Natural Stone Flooring Terms

Acid-Washed Finish Takes the shine off polished stone and leaves small etching marks (pits in the surface). It gives the stone a rustic or antique appearance.

Brushed Finish A worn-down look achieved by applying heavy-duty plastic or metal brushes to the stone.

Bull Nose Edge The rounded or curved edge of a natural stone floor tile.

Calibrated A process of machine honing the back of the piece to either a smooth or ribbed finish. Ensures the same thickness for the whole slab.

CBU Cement Backer Unit. For wood subfloors that require additional support and a moisture barrier.

Ditra Brand-name underlayment that allows for slight movement of the substrate without damaging the tile. Also a good water barrier.

Fabricator A professional who turns natural stone slabs into customized pieces for specific installations.

Flamed Finish A blowtorch is passed over the stone, heating the surface crystals until they explode. This leaves a rough, unrefined texture.

Granite This igneous rock is the hardest of all flooring stones with a very dense grain, making it virtually impervious.

Honed Finish Produces a flat, matte, or satin finish by stopping short of the last stage of polishing.

Igneous Rock Results when magma, the molten rock from the center of the earth, cools and hardens.

Limestone Sedimentary stone formed by the accumulation of organic materials, such as shells and coral, sand, or precipitates.

Manufactured Stone or Agglomerate Stone Made from natural stone chips suspended in a binder, such as cement, epoxy resins or polyester.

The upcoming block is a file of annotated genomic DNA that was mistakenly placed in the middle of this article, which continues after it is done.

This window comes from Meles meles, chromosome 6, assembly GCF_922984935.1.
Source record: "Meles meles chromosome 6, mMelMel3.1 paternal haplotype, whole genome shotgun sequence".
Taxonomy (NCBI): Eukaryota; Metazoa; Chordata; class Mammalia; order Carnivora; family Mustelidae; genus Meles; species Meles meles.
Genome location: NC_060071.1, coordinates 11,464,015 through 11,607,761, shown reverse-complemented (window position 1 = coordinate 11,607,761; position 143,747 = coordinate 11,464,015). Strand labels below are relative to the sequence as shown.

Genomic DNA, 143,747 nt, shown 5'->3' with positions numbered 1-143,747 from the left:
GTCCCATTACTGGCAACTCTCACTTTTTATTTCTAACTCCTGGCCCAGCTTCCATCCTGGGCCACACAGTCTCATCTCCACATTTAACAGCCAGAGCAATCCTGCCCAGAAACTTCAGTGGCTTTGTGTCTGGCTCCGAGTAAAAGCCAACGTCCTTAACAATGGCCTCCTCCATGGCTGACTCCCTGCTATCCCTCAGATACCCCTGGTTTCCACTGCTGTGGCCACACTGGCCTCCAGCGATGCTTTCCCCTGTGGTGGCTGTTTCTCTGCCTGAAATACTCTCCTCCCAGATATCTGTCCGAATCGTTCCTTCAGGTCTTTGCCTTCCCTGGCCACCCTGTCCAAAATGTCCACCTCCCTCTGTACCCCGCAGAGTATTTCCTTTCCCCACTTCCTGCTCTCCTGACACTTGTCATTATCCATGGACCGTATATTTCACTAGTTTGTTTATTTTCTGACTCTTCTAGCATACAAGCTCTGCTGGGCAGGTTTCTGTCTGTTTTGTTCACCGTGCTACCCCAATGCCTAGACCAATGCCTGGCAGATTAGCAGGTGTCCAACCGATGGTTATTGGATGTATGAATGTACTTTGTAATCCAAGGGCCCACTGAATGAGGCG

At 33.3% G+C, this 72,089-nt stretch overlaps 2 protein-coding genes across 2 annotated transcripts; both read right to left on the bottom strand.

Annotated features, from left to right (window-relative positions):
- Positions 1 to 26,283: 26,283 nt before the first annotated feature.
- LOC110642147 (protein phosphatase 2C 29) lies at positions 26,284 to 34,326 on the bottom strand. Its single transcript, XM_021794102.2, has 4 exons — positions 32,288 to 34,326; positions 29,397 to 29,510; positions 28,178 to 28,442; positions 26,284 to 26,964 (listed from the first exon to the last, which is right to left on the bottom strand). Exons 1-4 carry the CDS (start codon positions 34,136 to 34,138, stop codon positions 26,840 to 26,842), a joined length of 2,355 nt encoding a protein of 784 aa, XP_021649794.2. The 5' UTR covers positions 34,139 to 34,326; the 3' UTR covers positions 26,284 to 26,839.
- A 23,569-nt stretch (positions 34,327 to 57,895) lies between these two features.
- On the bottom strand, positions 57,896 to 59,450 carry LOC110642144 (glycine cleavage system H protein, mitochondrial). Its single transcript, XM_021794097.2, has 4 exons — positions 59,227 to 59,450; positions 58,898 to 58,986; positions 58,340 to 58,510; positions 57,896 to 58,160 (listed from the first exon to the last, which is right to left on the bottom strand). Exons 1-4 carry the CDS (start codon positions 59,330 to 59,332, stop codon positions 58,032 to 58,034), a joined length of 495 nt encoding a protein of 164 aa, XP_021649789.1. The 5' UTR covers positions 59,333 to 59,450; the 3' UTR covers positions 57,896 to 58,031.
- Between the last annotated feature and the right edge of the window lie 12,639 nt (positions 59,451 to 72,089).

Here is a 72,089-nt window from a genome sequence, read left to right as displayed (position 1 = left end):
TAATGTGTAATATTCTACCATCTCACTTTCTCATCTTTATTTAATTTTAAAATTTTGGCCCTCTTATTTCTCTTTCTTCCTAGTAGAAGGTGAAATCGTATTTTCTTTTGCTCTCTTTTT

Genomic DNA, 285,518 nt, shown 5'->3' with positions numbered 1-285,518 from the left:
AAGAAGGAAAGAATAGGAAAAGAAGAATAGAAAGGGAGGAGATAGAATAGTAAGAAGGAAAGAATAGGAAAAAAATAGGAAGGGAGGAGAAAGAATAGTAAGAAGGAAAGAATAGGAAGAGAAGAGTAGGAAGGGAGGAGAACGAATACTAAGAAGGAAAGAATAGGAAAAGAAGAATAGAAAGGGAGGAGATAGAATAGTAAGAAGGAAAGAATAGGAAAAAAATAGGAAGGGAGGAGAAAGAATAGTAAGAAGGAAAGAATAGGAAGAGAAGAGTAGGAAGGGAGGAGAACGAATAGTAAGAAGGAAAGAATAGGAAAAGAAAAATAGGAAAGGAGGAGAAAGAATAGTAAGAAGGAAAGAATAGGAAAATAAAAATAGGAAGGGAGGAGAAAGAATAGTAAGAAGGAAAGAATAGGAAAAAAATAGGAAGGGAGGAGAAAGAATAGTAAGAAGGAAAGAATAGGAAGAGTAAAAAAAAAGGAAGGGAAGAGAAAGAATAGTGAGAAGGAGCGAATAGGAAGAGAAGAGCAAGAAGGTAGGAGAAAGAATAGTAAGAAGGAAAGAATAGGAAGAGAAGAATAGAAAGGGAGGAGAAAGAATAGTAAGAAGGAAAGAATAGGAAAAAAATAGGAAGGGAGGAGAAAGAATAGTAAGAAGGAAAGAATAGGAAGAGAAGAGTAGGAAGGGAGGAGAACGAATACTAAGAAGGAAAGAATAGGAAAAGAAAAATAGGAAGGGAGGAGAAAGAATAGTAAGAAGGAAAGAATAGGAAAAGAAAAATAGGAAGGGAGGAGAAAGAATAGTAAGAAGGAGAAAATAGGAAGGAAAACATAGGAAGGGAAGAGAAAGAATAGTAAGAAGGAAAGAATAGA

Marble A very dense and easily polished metamorphic rock.

Metamorphic Rock Simply means “changed form.” When high pressure and heat are applied to certain rock in the earth’s crust, the result can be marble, slate or quartzite.

Polished Surface Finish A beautiful mirror-like finish is the result of using progressively finer polishing heads during the polishing process.

Porosity The state of being porous. Indicator of how much liquid the stone will absorb. Sandstone is very porous. Granite is not.

Quarry Excavation of rock from large deposits pushed up through the earth’s crust.

Sandstone Sedimentary stone composed of loose grains of quartz. Noted for its rough texture and porosity.

Saw-Cut Refined Finish After initial cutting, the stone is polished enough to take out the heaviest saw marks but not enough to give it a honed finish.

Sedimentary Rock Formed by the accumulation of sediments, such as plant or animal debris (limestone), mechanical weather debris (sandstone), or precipitates (travertine).

Slab Quarried blocks of stone that have been cut into sheets.

Slate A fine-grained metamorphic rock that easily splits into sheets. It’s composed of clay, quartz and shale.

Split Faced Finish A rough texture achieved by hand cutting and chiseling at the quarry, exposing the natural cleft of the stone.

Stone Tile Pieces of stone — typically 12″x12″, 13″x13″, 16″x16″ and 18″x18″ — used to create flooring, walls and countertops.

Straight 90-Degree Edge A polished straight edge for stone tile.

Substrate The surface on which stone tile is laid.

Thinset A cement-based adhesive used in stone floor installations.

Travertine A crystallized, partially metamorphosed limestone, formed by natural mineral springs. It has a honeycombed structure and a lot of surface pitting.

Tumbled Stone Stone with a lovely smooth or slightly pitted surface and broken or rounded edges and corners.

Un-sanded Grout A dry, Portland cement-based product that is mixed with water to fill in all the joints between stone tiles.


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